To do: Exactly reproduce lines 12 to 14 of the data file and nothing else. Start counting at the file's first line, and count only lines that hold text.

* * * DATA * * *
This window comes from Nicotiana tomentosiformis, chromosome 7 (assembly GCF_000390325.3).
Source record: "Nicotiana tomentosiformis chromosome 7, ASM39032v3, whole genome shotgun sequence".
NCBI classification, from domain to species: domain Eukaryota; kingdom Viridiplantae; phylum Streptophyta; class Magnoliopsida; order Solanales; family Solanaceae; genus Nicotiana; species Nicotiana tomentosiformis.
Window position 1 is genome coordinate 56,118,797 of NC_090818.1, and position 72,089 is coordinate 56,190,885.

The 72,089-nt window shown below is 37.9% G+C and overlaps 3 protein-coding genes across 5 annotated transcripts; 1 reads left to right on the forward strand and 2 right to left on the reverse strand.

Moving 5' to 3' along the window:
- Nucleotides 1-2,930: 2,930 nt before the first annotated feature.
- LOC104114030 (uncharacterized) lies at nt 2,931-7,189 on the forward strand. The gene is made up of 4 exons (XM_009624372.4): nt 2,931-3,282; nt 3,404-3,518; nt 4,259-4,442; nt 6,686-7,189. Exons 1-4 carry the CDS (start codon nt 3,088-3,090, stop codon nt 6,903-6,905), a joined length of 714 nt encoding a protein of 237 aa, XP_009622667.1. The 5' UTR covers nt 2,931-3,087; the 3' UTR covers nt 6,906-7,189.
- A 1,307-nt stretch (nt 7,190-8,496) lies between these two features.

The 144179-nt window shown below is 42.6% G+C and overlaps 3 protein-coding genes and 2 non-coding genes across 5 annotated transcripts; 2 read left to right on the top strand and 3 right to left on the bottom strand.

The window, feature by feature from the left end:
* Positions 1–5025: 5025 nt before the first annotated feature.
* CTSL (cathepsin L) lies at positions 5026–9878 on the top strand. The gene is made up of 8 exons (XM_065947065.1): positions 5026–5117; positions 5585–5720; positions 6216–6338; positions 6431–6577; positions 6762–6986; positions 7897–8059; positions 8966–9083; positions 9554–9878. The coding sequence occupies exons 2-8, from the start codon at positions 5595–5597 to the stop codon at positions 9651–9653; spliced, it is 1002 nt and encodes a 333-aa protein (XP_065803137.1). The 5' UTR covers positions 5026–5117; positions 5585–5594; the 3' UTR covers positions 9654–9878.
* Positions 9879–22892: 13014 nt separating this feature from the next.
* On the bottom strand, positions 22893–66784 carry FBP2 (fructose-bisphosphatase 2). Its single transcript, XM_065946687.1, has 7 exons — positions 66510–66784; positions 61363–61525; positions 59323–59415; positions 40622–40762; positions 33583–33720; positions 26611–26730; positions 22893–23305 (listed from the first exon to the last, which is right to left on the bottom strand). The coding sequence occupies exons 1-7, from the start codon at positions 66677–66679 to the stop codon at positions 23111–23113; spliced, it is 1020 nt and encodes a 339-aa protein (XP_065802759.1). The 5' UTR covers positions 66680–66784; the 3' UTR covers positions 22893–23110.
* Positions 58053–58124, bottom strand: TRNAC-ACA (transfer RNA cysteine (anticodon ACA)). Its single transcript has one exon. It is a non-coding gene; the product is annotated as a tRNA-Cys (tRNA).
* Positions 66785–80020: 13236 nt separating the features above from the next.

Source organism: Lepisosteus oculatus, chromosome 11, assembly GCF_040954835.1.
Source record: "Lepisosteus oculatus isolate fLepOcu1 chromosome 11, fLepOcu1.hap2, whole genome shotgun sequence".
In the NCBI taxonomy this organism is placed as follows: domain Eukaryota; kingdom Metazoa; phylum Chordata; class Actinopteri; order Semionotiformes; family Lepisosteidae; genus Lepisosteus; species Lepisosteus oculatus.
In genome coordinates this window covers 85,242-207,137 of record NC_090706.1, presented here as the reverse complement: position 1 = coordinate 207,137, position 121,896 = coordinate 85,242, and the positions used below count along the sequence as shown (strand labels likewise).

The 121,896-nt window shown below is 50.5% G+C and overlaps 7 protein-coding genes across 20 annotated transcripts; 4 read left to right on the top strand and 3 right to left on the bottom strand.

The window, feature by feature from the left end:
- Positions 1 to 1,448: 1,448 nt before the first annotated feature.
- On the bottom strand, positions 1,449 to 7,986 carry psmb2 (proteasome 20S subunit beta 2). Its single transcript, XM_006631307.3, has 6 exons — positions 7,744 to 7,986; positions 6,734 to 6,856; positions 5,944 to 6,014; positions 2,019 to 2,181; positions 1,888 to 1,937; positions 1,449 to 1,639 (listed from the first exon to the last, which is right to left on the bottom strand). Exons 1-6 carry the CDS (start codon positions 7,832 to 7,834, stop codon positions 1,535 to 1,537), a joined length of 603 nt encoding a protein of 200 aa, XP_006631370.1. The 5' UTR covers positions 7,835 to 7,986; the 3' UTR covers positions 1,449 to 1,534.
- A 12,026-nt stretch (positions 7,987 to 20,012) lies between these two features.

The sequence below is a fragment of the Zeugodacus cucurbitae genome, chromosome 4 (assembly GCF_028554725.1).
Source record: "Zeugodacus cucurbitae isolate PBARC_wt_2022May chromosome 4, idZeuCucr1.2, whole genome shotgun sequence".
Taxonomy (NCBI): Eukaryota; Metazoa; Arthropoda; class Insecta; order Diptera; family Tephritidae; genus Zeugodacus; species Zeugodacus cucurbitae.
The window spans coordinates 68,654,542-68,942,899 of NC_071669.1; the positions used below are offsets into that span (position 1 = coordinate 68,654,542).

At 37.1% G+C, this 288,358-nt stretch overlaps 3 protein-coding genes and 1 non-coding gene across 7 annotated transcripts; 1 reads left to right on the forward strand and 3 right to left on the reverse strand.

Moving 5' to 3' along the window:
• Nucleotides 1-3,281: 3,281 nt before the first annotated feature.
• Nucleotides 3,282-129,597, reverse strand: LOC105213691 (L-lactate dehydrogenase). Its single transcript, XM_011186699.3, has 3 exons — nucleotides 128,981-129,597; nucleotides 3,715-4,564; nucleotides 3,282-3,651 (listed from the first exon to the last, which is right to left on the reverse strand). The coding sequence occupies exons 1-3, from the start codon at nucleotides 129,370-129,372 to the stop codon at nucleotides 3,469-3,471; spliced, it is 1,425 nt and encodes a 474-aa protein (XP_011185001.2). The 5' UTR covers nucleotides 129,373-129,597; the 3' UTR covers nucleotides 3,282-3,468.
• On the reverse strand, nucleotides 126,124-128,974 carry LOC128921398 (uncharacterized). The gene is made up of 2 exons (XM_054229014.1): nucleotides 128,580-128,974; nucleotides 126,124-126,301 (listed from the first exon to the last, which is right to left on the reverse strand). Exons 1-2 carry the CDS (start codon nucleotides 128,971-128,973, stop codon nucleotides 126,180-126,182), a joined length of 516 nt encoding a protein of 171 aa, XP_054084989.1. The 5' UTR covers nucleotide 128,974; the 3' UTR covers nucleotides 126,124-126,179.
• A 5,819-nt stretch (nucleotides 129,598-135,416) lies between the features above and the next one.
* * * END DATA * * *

* Positions 1–5025: 5025 nt before the first annotated feature.
* CTSL (cathepsin L) lies at positions 5026–9878 on the top strand. The gene is made up of 8 exons (XM_065947065.1): positions 5026–5117; positions 5585–5720; positions 6216–6338; positions 6431–6577; positions 6762–6986; positions 7897–8059; positions 8966–9083; positions 9554–9878. The coding sequence occupies exons 2-8, from the start codon at positions 5595–5597 to the stop codon at positions 9651–9653; spliced, it is 1002 nt and encodes a 333-aa protein (XP_065803137.1). The 5' UTR covers positions 5026–5117; positions 5585–5594; the 3' UTR covers positions 9654–9878.
* Positions 9879–22892: 13014 nt separating this feature from the next.